Of that group, Marsh is the only one to have scored a half century, having put up three this series, while hitting as many sixes as Smith and Philippe combined.
"The way Mitch Marsh went about it with ball and with bat was a huge positive leading towards the World Cup," T20 vice-captain Matthew Wade told cricket.com.au.
"For him to get some confidence in that (No.3) role that he could potentially do going forward is a good thing."
Marsh himself played down the prospect of a more permanent move to first drop earlier in the series, saying: "I certainly don't want a headline saying that I want the No.3 spot but any time you get an opportunity to bat up top for Australia, it's great.
"I've done it a little bit in the past for the Scorchers, so I do enjoy it."
After his stunning all-round effort in the fourth match that helped Australia to its only win so far on tour, Marsh added: "I'm certainly loving the opportunity to bat up the top of the order and as we've seen, batting against the new ball is the time to really get after it and the time to get ahead of the game.
"I'm really enjoying the role but it is purely based – and we speak about it as a team, with the World Cup coming up – on playing a role.
"I'm 29 now, I've had a lot of experiences both good and bad in international cricket.
"I came to this tour really well prepared and had a great break. I feel in great physical shape and mentally feeling really good."
Adam Zampa noted a changed outlook from the man nicknamed 'Bison', after the leg-spinner was asked to provide feedback on how Marsh could improve his play against the turning ball.
"He's had to deal with a lot of pressure which is probably unwarranted, I think," Zampa said on Friday.
"The Australian fans, media might put too much pressure on allrounders.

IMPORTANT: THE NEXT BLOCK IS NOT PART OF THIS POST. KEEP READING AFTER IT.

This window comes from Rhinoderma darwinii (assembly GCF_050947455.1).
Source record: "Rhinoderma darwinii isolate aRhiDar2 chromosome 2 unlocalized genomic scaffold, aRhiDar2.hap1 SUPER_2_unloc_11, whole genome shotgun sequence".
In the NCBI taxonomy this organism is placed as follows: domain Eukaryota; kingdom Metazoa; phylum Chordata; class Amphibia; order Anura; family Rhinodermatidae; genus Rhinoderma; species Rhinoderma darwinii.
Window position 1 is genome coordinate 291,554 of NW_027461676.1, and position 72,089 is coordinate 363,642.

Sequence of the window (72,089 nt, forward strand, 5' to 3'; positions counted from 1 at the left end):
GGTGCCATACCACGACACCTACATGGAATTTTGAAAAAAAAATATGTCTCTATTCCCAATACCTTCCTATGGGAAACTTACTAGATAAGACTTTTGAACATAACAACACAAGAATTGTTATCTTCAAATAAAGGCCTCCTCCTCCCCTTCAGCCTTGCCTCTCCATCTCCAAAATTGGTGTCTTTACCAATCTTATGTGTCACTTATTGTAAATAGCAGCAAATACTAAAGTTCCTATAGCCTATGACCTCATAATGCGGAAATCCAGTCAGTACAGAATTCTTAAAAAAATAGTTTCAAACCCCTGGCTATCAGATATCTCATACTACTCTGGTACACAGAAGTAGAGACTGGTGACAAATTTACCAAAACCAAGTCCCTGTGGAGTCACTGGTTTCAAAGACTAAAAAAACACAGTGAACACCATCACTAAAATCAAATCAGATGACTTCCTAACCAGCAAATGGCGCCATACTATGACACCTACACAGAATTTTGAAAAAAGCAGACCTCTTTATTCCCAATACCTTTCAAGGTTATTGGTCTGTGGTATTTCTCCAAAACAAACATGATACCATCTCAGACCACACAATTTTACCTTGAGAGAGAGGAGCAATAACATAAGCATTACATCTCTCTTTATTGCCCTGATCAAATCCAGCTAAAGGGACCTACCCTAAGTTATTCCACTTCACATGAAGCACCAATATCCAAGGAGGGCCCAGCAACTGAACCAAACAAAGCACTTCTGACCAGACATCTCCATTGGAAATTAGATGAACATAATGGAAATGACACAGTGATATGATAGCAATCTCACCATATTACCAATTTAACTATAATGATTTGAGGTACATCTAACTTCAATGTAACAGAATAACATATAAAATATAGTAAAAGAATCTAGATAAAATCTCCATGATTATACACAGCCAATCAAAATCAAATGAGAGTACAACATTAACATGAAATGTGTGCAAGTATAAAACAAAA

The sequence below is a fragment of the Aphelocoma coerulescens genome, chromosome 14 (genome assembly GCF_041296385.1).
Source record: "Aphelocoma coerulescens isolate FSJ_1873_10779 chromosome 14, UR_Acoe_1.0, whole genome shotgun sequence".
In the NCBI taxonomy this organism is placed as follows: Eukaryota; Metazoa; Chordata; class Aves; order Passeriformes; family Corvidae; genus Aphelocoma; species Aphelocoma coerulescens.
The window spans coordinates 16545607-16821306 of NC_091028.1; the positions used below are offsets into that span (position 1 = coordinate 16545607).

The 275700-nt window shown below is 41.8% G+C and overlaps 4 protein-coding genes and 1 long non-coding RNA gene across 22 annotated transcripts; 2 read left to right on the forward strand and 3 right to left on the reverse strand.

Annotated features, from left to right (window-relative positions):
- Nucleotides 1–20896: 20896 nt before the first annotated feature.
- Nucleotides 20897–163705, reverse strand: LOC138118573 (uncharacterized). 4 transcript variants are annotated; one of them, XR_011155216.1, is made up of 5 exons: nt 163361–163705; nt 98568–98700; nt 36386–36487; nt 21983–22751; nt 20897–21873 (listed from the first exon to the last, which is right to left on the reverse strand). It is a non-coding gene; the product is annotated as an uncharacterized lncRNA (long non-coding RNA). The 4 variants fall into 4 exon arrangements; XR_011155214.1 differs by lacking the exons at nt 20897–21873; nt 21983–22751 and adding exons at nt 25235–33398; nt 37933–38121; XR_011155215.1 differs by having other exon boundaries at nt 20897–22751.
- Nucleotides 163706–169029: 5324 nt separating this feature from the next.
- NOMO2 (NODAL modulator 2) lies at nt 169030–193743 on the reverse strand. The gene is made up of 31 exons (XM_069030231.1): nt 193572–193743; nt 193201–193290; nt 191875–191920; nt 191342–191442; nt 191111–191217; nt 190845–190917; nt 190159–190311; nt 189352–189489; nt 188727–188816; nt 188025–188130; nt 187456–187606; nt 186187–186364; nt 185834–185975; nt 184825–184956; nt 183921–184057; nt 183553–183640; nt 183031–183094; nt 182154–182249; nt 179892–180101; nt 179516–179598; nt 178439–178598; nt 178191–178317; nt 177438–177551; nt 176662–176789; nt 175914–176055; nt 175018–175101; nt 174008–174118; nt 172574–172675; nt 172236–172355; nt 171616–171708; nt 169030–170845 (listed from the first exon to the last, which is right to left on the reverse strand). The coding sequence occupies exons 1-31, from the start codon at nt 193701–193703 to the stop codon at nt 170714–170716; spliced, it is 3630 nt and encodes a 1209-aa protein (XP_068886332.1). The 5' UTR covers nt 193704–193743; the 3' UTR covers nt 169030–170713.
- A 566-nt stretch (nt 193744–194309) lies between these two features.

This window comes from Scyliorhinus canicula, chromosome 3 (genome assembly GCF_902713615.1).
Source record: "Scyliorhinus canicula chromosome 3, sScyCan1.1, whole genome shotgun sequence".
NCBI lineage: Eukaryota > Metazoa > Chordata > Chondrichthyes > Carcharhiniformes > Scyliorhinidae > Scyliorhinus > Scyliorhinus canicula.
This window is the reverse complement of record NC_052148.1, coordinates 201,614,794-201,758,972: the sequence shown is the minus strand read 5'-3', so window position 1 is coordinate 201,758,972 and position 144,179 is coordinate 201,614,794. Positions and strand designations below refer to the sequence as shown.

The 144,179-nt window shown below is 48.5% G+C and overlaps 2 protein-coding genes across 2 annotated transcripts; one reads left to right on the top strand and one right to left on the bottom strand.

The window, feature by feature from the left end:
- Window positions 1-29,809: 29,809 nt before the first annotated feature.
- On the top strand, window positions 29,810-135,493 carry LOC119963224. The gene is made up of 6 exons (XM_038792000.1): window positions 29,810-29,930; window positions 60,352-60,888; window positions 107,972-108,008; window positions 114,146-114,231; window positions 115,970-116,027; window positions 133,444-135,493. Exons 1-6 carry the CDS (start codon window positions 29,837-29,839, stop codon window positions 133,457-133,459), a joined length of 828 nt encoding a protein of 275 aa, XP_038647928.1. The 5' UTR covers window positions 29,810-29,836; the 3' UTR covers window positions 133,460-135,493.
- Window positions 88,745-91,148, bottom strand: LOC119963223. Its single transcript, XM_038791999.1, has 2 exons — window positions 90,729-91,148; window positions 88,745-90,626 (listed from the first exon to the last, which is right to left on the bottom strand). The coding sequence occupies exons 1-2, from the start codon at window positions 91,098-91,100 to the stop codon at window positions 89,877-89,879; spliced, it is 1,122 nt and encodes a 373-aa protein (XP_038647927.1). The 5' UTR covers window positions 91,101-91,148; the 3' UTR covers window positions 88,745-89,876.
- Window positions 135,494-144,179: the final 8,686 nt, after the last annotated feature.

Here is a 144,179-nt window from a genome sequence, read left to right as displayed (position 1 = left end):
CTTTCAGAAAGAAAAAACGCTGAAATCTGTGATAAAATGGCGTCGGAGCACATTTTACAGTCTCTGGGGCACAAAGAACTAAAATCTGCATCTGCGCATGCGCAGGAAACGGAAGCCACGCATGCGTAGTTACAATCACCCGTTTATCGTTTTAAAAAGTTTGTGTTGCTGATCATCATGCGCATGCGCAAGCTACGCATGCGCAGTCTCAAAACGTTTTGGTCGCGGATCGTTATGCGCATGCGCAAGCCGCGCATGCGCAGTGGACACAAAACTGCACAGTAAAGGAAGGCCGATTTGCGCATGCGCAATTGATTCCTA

"I don't know if he's taken it to heart, but the way he trains – he smacks the ball – and I think he gets into habits of feeling that pressure early in his innings.
"But this series he's just gone for it."
Qantas Tour of the West Indies 2021
Australia squad: Aaron Finch (c), Ashton Agar, Wes Agar, Jason Behrendorff, Alex Carey, Dan Christian, Josh Hazlewood, Moises Henriques, Mitchell Marsh, Ben McDermott, Riley Meredith, Josh Philippe, Mitchell Starc, Mitchell Swepson, Ashton Turner, Andrew Tye, Matthew Wade, Adam Zampa. Travelling reserves: Nathan Ellils, Tanveer Sangha.
West Indies T20 squad: Kieron Pollard (c), Nicholas Pooran (vc), Fabian Allen, Dwayne Bravo, Sheldon Cottrell, Fidel Edwards, Andre Fletcher, Chris Gayle, Shimron Hetmyer, Jason Holder, Akeal Hosein, Evin Lewis, Obed McCoy, Andre Russell, Lendl Simmons, Kevin Sinclair, Oshane Thomas, Hayden Walsh Jr
T20 series: West Indies won 4-1 (all matches at the Daren Sammy Cricket Ground, St Lucia)
First T20: West Indies won by 18 runs
Second T20: West Indies won by 56 runs
Third T20: West Indies won by six wickets
Fourth T20: Australia won by four runs
Fifth T20: West Indies won by 16 runs
ODI series (all matches at Kensington Oval, Barbados)
First ODI (D/N): July 21, 4.30am AEST (July 20, 2.30pm local)
Second ODI (D/N): July 23, 4.30am AEST (July 22, 2.30pm local)
Third ODI (D/N): July 25, 4.30am AEST (July 24, 2.30pm local)
* Details of five-match T20 tour of Bangladesh are yet to be announced by the Bangladesh Cricket Board. Tours are subject to agreement on bio-security arrangements and relevant government approvals.